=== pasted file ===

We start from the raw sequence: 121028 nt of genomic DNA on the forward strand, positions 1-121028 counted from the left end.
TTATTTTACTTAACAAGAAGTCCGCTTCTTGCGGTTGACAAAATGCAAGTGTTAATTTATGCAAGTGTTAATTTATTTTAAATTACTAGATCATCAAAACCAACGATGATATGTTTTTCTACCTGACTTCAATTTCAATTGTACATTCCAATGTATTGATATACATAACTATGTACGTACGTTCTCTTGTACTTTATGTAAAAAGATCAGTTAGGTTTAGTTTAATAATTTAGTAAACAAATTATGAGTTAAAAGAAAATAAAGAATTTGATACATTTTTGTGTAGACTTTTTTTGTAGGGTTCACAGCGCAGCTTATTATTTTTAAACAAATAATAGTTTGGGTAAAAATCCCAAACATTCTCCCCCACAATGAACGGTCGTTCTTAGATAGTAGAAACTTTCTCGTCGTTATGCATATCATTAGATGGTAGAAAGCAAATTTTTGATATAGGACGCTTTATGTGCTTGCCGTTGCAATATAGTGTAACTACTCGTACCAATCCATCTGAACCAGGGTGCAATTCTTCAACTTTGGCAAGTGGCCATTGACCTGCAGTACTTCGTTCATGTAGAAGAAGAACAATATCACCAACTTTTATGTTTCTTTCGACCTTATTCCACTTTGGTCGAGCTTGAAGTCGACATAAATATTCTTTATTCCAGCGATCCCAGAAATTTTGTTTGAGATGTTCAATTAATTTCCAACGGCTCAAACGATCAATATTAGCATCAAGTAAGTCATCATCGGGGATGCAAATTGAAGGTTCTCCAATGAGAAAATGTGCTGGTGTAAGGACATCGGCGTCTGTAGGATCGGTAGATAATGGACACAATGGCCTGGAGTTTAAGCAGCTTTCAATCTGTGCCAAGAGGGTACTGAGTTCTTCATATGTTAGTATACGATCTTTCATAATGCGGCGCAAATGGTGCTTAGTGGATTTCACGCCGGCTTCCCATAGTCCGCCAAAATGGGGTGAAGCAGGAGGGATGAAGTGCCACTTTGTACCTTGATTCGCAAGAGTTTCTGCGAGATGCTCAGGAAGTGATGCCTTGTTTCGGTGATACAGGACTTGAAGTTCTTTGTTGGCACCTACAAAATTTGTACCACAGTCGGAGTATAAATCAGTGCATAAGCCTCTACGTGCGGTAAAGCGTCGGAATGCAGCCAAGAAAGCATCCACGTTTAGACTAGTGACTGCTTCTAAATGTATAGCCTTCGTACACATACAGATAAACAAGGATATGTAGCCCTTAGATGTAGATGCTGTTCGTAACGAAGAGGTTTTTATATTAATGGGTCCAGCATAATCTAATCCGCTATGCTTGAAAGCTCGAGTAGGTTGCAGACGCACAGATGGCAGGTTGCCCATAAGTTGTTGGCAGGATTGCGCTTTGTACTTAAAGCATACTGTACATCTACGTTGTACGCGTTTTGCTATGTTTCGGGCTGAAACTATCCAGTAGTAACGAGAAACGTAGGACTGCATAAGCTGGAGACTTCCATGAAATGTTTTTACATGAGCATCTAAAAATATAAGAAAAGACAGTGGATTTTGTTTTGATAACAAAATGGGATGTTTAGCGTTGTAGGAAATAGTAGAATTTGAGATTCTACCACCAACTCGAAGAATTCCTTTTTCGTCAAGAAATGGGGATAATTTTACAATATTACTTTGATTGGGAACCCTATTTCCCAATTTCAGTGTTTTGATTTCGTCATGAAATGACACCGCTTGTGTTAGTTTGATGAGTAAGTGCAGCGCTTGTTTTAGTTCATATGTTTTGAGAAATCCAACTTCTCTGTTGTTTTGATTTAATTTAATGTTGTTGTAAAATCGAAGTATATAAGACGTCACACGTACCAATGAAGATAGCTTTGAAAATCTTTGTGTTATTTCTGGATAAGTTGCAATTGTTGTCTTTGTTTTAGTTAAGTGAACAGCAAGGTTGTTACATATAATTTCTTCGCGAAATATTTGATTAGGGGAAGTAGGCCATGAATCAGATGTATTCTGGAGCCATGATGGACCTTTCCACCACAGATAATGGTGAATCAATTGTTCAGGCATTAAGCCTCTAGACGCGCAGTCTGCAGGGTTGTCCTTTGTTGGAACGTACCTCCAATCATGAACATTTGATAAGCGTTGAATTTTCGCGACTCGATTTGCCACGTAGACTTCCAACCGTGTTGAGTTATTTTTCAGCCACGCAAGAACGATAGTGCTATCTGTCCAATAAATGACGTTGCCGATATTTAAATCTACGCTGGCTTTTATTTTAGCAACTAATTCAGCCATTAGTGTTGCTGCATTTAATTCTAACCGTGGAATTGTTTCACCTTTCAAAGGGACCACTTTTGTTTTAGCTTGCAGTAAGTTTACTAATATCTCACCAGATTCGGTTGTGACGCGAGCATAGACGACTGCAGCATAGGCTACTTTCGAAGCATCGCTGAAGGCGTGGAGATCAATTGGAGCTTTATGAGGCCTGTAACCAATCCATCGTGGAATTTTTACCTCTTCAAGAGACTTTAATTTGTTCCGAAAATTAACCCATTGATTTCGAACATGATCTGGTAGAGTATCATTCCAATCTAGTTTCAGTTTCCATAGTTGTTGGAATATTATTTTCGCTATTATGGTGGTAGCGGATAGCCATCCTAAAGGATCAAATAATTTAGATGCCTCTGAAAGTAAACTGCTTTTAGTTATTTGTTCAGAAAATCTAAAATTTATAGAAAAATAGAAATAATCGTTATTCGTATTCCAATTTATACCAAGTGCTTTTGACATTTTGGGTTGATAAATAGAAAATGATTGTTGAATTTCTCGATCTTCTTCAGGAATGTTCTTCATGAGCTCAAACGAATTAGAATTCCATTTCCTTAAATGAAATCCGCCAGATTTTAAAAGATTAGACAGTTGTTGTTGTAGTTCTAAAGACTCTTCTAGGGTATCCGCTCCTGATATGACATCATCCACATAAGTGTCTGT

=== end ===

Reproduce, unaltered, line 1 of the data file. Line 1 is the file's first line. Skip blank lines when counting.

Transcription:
We start from the raw sequence: 121028 nt of genomic DNA on the forward strand, positions 1-121028 counted from the left end.